RNLI Lifeguards make Camber Sands a safer place
Most people think of a day out at the beach with friends and family as a lovely escape from city life or the cares of their jobs. The sea looks innocent and sparkling in the sun but it has many other faces. Tranquil waters can turn in an instant and changing tides can often catch people out.
The RNLI lifeguards are there to minimise the stress as they provide a constant watch on the water and the shoreline. They provide advice and help as Sooril, one of the lifeguards, explained: ‘The preventative work that we do is the most important thing for me. It keeps people safe and there are fewer incidents because of it.’
This summer there were many more days of sunshine than usual and the crowds flocked to Camber in their thousands. New recruits were therefore given much more opportunity to use the skills that they had learnt in their training. The RNLI training is comprehensive: it qualifies the lifeguards in lifesaving, casualty care and ensures a high level of fitness. The recruits need to be able to swim 200 metres in under three and a half minutes and run 200 metres on sand in under 40 seconds.
Rye Harbour RNLI Press Officer KT Bruce spent the morning at Camber Sands with the RNLI team of lifeguards and was struck by their dedication to their job and their professionalism. Alex, one of those on duty that day, was asked what qualifications make a good lifeguard. He replied, ‘Holding to RNLI values and being active and fit are expected but what is really important is to be approachable and outgoing.’
This was backed up by Hugh, his colleague, who started as a lifeguard at 16 and worked for the local council. He was shy but the training he received and the life skills he has learnt along the way have made him the confident and gregarious young man he is today.
Alongside the RNLI team of lifeguards there are the Beach Patrols, organised by Rother Council, and their Coastal Officers who co-ordinate the team. The Beach Patrols are quick to spot a child who seems lost and has become separated from his or her family, and at weekends they are supported by paramedics and the Police. Together they all make Camber a safer place to be.
Danny and his partner and children were visiting Camber for a few days and said that they felt safer knowing the lifeguards were there patrolling the area.
The RNLI advises beachgoers to Respect the Water, know the times of the tides and to keep children within sight. Visitors arriving at Camber can approach the Lifeguards or the Beach Patrols and request a wristband on which will be written a contact telephone number making re-uniting families and children much easier and quicker. This summer at the weekends there were typically over 40 children each day who had become separated from their families.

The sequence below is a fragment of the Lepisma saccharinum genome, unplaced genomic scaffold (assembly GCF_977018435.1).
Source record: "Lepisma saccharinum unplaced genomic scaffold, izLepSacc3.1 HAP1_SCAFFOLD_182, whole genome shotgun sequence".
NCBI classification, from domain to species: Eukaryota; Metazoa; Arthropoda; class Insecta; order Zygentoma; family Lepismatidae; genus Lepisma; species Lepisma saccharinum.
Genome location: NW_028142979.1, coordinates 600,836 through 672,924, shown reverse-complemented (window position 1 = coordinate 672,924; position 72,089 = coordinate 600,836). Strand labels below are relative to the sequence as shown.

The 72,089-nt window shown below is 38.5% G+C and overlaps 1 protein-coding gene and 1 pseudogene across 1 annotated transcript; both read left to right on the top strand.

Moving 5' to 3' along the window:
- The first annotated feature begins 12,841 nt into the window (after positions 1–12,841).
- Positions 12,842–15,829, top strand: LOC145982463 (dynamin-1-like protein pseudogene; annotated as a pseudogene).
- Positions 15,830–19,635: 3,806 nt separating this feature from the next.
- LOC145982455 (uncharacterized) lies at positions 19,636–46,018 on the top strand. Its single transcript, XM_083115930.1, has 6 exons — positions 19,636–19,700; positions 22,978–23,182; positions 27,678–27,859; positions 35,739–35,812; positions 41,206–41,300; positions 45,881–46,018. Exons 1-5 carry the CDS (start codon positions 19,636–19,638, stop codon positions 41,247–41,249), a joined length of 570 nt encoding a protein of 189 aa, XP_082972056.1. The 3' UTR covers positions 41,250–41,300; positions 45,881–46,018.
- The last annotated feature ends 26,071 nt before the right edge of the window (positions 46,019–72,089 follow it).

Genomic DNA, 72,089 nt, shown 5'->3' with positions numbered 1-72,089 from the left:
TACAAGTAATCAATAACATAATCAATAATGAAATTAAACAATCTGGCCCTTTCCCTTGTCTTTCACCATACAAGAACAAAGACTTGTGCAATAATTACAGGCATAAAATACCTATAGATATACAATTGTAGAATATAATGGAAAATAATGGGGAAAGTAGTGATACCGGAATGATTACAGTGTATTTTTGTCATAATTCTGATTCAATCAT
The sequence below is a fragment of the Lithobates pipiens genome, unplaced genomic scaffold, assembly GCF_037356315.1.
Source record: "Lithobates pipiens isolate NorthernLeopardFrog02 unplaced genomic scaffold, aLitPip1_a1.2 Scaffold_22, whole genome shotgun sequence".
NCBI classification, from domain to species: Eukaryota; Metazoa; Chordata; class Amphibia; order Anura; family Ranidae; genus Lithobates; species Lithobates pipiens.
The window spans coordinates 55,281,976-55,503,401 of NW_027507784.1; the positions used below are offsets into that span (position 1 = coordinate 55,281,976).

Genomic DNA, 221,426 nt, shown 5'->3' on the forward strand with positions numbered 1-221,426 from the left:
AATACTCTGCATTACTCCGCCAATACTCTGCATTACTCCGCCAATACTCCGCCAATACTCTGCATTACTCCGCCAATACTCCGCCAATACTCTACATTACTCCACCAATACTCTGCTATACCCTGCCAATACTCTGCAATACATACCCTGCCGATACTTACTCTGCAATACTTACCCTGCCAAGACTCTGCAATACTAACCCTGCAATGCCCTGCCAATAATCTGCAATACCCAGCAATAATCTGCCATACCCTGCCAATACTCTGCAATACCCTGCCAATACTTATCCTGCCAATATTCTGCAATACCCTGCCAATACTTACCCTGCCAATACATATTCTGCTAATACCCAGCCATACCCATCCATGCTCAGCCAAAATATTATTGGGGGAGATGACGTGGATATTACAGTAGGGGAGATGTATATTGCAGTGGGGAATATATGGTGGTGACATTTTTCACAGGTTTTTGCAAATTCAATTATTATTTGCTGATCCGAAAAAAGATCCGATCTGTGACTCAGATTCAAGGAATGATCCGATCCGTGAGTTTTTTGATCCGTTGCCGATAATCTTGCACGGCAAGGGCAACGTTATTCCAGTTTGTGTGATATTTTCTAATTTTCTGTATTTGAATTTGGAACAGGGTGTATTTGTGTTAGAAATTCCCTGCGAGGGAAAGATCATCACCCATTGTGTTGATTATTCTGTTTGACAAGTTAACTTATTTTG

The RNLI lifeguards and all the other agencies work tirelessly to make a day at the beach a happy memory and to prevent tragedies occurring.
RNLI Media contacts
• Kt Bruce, Rye Harbour RNLI volunteer Lifeboat Press Officer (07789) 818878 Kt@ktbrucephotography.com
• Paul Dunt, Regional Media Officer (South East), 0207 6207426, 07785 296252 email@example.com
• For enquiries outside normal business hours, contact the RNLI duty press officer on 01202 336789
RNLI online: For more information on the RNLI please visit https://www.rnli.org/.
Key facts about the RNLI
The Royal National Lifeboat Institution is the charity that saves lives at sea. Our volunteers provide a 24-hour search and rescue service in the United Kingdom and Ireland from 237 lifeboat stations, including four along the River Thames and inland lifeboat stations at Loch Ness, Lough Derg, Enniskillen and Lough Ree. Additionally the RNLI has more than 1,000 lifeguards on over 180 beaches around the UK and operates a specialist flood rescue team, which can respond anywhere across the UK and Ireland when inland flooding puts lives at risk.
The RNLI relies on public donations and legacies to maintain its rescue service. As a charity it is separate from, but works alongside, government-controlled and funded coastguard services. Since the RNLI was founded in 1824 our lifeboat crews and lifeguards have saved at least 140,000 lives. Volunteers make up 95% of the charity, including 4,600 volunteer lifeboat crew members and 3,000 volunteer shore crew. Additionally, tens of thousands of other dedicated volunteers raise funds and awareness, give safety advice, and help in our museums, shops and offices.
Learn more about the RNLI
Contacting the RNLI - public enquiries
Members of the public may contact the RNLI on 0300 300 9990 or by email.
The RNLI is a charity registered in England and Wales (209603) and Scotland (SC037736). Charity number 20003326 in the Republic of Ireland.
Key facts about the RNLI
The RNLI charity saves lives at sea. Its volunteers provide a 24-hour search and rescue service around the United Kingdom and Republic of Ireland coasts. The RNLI operates over 238 lifeboat stations in the UK and Ireland and, in a normal year, more than 240 lifeguard units on beaches around the UK and Channel Islands. The RNLI is independent of Coastguard and government and depends on voluntary donations and legacies to maintain its rescue service. Since the RNLI was founded in 1824, its lifeboat crews and lifeguards have saved over 142,700 lives.